Another proposed RUD (Understanding #6) addresses the relationship between the US and the CRPD Committee stating that, “The United States does not consider conclusions, recommendations or general comments issued by the Committee as constituting customary international law.” This RUD restricts and redefines customary international law in the international human rights framework. It would not only affect the CRPD but it sets a disturbing precedent that would affect UN human rights treaties that may be ratified in the future.
Additionally, Article 25 guarantees persons with disabilities the right to the same range, quality and standard of health care as provided to others, including in the area of sexual and reproductive health. The CRPD does not specifically mention abortion, however abortion is legal under US law, so women with disabilities would have the same rights to abortion as other women do. Anti-abortion advocates on the US Senate Committee on Foreign Relations proposed an amendment stating that the phrase “sexual and reproductive health” does not include abortion and cannot “be interpreted to constitute support, endorsement, or promotion of abortion, and in no case should abortion be promoted as a method of family planning.” The Senate Committee on Foreign Relations rejected that amendment but compromised by included a RUD (Understanding #7) stating that, “Nothing in the Convention, including Article 25, addresses the provision of any particular health or procedure. Rather, the Convention requires that health programs and procedures and procedures are provided to individuals with disabilities on a nondiscriminatory basis.” Non-discrimination is a general principle of the entire treaty. From a women’s rights perspective, singling out Article 25 with regard to non-discrimination sets a disturbing precedent.
Much of the US disability community is now lobbying for ratification of the CRPD by the full Senate. US ratification with the proposed RUDs disrespects the aspirations of people with disabilities in the US and abroad and undermines the foundations of international human rights law. Maria Reina, one of the leading international disability rights activists involved in the negotiations of the text of the CRPD, summed it up nicely when she wrote, “It looks like the United States believes that the standards valid for everyone else ratifying the Convention do not apply to them. . . . I kindly ask our mates from the US, particularly those running the campaign, to slow down, and as we say in soccer, stop the ball and see the rest of the field. Any ratification is not a good ratification.” The values of the independent living movement should lead us to question our support for the current ratification process.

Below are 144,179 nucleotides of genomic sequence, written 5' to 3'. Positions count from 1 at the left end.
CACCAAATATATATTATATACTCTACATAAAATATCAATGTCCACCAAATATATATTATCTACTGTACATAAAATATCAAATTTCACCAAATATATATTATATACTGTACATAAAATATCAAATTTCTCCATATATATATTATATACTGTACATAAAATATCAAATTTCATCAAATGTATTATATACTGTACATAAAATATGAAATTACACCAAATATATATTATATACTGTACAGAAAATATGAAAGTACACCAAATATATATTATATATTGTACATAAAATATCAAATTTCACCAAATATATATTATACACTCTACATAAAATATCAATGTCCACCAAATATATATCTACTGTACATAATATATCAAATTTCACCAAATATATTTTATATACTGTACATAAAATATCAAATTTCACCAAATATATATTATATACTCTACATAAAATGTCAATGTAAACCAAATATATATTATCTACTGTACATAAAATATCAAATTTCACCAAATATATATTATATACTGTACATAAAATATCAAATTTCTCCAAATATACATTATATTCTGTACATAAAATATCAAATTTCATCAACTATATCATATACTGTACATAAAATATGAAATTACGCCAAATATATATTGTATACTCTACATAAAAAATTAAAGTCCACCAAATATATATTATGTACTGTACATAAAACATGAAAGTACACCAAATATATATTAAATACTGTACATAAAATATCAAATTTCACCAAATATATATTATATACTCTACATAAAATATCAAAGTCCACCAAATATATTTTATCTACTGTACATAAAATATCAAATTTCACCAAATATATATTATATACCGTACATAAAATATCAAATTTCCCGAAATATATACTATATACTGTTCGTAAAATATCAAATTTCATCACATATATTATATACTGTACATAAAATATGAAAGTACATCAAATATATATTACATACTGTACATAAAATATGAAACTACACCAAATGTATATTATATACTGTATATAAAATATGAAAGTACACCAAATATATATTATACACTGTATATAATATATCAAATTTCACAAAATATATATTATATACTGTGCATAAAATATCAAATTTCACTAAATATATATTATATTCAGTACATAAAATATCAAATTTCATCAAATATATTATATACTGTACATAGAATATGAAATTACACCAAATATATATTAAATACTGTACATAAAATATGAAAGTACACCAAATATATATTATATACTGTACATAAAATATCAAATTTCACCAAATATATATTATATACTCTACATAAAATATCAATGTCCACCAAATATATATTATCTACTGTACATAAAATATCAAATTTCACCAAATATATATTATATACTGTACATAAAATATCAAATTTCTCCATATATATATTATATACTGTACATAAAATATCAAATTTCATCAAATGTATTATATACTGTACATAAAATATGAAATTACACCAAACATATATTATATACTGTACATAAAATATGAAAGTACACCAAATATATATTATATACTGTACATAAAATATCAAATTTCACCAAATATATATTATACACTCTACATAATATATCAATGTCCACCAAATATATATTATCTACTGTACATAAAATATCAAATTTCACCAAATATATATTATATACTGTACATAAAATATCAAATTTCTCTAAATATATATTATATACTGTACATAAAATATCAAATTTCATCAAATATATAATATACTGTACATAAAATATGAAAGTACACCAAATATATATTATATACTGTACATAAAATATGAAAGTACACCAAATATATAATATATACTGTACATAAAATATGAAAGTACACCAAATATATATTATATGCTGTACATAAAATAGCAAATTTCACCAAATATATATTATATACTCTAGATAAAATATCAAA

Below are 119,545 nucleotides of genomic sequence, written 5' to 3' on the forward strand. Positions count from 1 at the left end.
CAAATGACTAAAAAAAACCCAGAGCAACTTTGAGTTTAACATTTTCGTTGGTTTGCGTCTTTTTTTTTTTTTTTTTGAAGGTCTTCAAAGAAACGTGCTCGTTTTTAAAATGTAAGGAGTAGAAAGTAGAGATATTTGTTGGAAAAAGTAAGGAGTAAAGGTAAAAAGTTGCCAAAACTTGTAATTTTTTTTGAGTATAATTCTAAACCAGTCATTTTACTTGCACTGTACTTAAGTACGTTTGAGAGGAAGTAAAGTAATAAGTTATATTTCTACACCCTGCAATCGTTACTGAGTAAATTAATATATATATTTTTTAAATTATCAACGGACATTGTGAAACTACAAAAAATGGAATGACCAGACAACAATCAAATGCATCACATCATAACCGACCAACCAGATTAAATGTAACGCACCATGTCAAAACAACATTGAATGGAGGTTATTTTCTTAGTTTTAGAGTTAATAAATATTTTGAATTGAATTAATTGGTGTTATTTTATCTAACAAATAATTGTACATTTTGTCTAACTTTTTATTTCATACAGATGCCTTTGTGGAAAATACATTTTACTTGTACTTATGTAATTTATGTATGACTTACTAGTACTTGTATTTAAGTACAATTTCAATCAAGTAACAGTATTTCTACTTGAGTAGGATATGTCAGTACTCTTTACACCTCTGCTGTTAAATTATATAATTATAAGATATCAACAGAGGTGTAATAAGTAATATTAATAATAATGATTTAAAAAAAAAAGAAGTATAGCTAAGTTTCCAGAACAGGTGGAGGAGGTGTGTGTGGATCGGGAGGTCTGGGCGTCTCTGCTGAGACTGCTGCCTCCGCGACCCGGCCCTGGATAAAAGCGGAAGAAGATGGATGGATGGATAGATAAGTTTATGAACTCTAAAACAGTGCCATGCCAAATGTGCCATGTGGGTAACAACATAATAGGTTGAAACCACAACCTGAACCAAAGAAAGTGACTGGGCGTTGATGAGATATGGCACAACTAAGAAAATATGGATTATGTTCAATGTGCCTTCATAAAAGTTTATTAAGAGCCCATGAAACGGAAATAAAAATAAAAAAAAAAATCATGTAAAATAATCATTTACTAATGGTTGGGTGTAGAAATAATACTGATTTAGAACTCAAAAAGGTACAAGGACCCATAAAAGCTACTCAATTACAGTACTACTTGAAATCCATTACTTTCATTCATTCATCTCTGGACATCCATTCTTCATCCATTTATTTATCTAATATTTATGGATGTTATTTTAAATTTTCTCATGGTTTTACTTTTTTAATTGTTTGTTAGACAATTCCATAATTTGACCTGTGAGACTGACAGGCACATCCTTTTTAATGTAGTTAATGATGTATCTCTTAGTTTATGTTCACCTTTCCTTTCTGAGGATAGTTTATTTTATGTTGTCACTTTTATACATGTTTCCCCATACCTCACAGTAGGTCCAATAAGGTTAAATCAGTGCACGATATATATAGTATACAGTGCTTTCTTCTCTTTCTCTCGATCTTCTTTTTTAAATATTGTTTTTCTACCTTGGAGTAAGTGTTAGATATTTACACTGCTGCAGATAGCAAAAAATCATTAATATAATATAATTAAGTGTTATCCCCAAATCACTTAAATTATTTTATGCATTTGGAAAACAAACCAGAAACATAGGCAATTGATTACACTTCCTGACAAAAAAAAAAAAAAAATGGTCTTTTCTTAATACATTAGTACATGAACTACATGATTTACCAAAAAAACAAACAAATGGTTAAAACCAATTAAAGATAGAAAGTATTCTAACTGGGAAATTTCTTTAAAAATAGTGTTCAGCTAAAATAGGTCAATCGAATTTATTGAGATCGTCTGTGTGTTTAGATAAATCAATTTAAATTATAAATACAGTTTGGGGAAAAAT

Links to websites with further information:
Text of the UN Convention on the Rights of Persons with Disabilities: http://www.un.org/disabilities/convention/conventionfull.shtml
Current version of the RUDs as proposed by the US Senate Committee on Foreign Relations as of July 28, 2014: https://dk-media.s3.amazonaws.com/AA/AG/chrusp-biz/downloads/290272/CRPD_marked_up_July_28.pdf
The CRPD Committee’s General Comment on Article 12 of the CRPD – 19 May 2014: http://www.ohchr.org/EN/HRBodies/CRPD/Pages/GC.aspx
The Campaign to Repeal Mental Health Laws petition to ratify the UN Convention on the Rights of Persons with Disabilities (CRPD) without Reservations, Understandings or Declarations (RUDs): http://www.change.org/p/us-senate-ratify-the-un-convention-on-the-rights-of-persons-with-disabilities-without-reservations-understandings-or-declarations-ruds
June 2013 sign-on letter from the Center for the Human Rights of Users and Survivors of Psychiatry regarding the RUDs: https://dk-media.s3.amazonaws.com/AA/AG/chrusp-biz/downloads/282421/signonletterCRPDnoRUDs061113.pdf
Maria Reina’s November 13 2014 statement regarding the US ratification of the CRPD: http://repealmentalhealthlaws.org/?page_id=97
Submitted by Myra Kovary
Statewide Systems Advocate
Finger Lakes Independence Center
215 Fifth Street
Ithaca, NY 14850